West Nipissing council has not been firing on all cylinders these past few weeks. Arguments flare and infighting continues. Meetings have been adjourned abruptly, councillors have left meetings without permission, and apologies demanded have not been given.
On Monday a special meeting of council was called but did not begin due to lack of quorum.
Tonight, a regular meeting is scheduled, and Mayor Joanne Savage hopes council can work through the agenda, unlike the past two regular meetings which ended after about 20 minutes.
Mayor Savage believes reconvening members to town hall might help council get back to work. She plans to raise the point at tonight’s meeting.
“I believe its time for council to reconvene in person,” Mayor Savage explained in a recent statement. The space “can easily be reconfigured to allow a safe environment for all,” she added.
More so, she anticipates a return to in-person meetings “will eliminate issues” regarding the “lack of etiquette observed by constituents.”
“Every day I am asked questions from constituents regarding what is going on” with council, she explained.
The mayor’s release also addressed recent issues occurring at council, particularly, that of the apology, which stems from a September 7 meeting.
That meeting saw a debate regarding possible sanctions for a councillor who contravened the municipality’s code of conduct.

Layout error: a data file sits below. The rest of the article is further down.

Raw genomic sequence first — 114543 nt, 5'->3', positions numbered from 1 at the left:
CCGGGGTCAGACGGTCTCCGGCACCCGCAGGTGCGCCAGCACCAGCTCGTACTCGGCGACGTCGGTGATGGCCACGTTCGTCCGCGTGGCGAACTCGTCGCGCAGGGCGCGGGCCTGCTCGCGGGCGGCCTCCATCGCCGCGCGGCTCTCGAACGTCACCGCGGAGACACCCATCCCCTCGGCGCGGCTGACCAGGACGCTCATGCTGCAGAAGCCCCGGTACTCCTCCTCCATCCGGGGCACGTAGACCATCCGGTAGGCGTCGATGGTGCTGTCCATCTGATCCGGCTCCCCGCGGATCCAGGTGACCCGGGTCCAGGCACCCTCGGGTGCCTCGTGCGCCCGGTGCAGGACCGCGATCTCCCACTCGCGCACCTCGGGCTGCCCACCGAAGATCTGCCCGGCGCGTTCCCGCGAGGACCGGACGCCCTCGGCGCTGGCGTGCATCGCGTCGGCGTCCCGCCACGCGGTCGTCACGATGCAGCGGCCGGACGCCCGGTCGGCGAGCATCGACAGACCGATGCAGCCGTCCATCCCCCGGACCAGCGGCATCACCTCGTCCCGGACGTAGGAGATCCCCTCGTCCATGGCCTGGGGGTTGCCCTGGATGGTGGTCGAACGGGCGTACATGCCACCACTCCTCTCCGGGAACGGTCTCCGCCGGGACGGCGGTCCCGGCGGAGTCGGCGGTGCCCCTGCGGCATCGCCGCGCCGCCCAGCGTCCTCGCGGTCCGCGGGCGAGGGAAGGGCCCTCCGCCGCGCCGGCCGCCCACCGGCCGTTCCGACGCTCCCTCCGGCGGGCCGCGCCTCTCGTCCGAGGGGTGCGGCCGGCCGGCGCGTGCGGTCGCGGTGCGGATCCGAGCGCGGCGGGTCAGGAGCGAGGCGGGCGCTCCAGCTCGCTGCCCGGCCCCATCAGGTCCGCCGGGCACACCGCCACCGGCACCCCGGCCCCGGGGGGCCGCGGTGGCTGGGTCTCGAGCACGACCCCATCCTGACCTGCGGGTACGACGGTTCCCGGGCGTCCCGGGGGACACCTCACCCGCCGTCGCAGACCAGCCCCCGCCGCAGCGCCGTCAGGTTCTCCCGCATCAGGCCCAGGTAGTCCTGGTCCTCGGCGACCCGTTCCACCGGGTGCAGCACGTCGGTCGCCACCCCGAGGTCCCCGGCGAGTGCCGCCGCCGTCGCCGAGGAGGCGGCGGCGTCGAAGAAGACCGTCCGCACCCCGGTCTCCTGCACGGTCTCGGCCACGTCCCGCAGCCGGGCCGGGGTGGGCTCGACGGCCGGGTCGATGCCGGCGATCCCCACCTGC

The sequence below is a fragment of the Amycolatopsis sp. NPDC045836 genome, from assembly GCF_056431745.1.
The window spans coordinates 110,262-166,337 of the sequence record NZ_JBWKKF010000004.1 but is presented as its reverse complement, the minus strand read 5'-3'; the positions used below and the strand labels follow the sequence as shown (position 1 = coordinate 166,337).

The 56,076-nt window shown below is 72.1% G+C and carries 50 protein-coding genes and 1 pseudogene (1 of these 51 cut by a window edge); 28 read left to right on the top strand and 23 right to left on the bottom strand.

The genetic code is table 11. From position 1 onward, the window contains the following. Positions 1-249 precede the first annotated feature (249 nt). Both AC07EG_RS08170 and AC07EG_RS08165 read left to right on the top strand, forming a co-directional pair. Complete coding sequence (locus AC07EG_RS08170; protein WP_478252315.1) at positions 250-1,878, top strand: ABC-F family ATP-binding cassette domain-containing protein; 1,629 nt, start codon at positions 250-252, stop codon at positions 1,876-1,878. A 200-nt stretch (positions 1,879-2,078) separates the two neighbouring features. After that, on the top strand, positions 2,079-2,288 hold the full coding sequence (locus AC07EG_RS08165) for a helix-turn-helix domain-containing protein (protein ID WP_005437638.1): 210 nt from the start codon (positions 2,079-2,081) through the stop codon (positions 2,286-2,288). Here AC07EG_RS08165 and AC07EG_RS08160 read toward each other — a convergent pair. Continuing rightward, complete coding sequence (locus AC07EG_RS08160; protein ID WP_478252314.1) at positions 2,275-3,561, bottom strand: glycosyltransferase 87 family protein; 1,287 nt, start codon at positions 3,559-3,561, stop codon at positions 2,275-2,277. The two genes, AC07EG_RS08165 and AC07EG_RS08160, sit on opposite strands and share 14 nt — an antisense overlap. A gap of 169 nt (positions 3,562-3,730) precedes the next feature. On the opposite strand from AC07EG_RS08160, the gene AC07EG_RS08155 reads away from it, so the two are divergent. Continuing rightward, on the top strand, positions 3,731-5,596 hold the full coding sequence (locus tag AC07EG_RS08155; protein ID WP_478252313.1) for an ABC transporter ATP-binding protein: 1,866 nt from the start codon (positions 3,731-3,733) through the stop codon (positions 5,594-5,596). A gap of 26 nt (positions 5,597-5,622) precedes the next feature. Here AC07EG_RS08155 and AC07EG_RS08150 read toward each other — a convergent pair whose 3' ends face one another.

The integrity commission was called in for that case. He investigated, and recommended an apology from the councillor be sent to all council members. The report from this investigation was tabled to council during their June 15 meeting.
Back to that September 7 meeting, the debate heated, and “a councillor was called to order twice for disruptions” Mayor Savage reminded, demonstrating “inappropriate behaviour and disrespect” which “was the reason why the councillor was asked to vacate the meeting.”
After the mayor asked councillor Roland Larabie to leave, three others left without consent. Mayor Savage explained that such an exit is grounds for an apology to council, and those apologies have yet to come.
“Why do we have rules governing council’s proceedings?” she asked. “Why are reasons sought not to provide apologies to council or our constituents for wrongdoing?”
She added that “the rules governing council’s proceedings exist for a reason. They’ve worked in the past and should work today.”
Regarding those councillor apologies that never come, Mayor Savage mentioned that “refusing to provide an apology means it’s ok to breach rules and not be accountable for one’s action.”